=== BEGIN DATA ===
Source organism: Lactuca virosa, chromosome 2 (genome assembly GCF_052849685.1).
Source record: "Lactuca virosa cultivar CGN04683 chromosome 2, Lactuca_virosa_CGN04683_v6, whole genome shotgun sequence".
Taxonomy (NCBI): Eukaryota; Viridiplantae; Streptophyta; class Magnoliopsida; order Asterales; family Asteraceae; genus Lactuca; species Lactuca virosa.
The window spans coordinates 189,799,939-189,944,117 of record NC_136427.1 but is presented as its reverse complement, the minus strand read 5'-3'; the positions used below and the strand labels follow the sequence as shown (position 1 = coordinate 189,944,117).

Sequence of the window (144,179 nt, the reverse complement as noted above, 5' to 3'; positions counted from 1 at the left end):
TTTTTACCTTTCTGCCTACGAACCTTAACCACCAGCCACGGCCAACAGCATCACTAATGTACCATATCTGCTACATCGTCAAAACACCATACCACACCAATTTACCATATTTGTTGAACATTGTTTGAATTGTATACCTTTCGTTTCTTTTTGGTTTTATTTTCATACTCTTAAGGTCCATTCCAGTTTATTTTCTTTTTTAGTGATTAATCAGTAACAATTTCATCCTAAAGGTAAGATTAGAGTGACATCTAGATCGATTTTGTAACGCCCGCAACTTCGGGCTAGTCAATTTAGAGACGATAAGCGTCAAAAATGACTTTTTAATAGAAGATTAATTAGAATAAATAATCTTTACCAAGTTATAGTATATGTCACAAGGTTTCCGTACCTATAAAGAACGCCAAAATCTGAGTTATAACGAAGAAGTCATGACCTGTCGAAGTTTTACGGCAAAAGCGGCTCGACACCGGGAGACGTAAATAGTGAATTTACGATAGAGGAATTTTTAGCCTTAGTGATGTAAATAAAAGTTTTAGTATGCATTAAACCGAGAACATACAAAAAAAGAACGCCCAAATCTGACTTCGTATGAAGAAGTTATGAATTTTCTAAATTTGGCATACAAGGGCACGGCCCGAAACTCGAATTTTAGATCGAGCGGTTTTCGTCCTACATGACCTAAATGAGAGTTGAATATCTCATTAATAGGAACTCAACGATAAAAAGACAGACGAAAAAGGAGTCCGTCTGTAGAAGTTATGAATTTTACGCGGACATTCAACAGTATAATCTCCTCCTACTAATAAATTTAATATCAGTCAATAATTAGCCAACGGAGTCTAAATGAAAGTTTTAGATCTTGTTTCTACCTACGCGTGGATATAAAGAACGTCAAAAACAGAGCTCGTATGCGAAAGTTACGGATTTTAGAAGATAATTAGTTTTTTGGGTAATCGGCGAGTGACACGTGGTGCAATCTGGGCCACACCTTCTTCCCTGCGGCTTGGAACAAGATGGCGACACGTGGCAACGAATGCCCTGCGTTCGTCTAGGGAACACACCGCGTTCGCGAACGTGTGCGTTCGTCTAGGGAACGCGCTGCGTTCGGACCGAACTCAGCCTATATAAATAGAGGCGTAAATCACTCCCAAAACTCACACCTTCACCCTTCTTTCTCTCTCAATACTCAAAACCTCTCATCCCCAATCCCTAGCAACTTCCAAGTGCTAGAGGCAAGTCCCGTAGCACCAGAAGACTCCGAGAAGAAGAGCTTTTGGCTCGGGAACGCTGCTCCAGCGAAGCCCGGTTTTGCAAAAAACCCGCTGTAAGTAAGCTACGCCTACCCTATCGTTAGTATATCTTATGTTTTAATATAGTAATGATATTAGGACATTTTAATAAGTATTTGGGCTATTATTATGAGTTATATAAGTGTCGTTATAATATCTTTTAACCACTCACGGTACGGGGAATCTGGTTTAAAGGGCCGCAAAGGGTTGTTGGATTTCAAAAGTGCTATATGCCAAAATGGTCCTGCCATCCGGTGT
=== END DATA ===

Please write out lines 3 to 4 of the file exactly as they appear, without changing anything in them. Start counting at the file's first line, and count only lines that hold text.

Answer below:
Taxonomy (NCBI): Eukaryota; Viridiplantae; Streptophyta; class Magnoliopsida; order Asterales; family Asteraceae; genus Lactuca; species Lactuca virosa.
The window spans coordinates 189,799,939-189,944,117 of record NC_136427.1 but is presented as its reverse complement, the minus strand read 5'-3'; the positions used below and the strand labels follow the sequence as shown (position 1 = coordinate 189,944,117).